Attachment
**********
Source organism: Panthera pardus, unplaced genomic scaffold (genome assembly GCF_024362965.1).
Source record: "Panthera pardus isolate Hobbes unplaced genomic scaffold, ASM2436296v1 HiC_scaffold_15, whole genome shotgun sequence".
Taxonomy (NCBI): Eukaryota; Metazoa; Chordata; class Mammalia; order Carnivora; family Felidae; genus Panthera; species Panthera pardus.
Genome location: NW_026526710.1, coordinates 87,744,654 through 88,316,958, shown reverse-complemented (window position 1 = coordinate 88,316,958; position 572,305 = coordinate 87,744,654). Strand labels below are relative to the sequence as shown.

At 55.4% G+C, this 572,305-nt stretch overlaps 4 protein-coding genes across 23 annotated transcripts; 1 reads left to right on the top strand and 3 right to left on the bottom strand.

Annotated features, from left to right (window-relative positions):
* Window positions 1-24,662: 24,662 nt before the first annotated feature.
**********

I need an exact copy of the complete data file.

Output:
Source organism: Panthera pardus, unplaced genomic scaffold (genome assembly GCF_024362965.1).
Source record: "Panthera pardus isolate Hobbes unplaced genomic scaffold, ASM2436296v1 HiC_scaffold_15, whole genome shotgun sequence".
Taxonomy (NCBI): Eukaryota; Metazoa; Chordata; class Mammalia; order Carnivora; family Felidae; genus Panthera; species Panthera pardus.
Genome location: NW_026526710.1, coordinates 87,744,654 through 88,316,958, shown reverse-complemented (window position 1 = coordinate 88,316,958; position 572,305 = coordinate 87,744,654). Strand labels below are relative to the sequence as shown.

At 55.4% G+C, this 572,305-nt stretch overlaps 4 protein-coding genes across 23 annotated transcripts; 1 reads left to right on the top strand and 3 right to left on the bottom strand.

Annotated features, from left to right (window-relative positions):
* Window positions 1-24,662: 24,662 nt before the first annotated feature.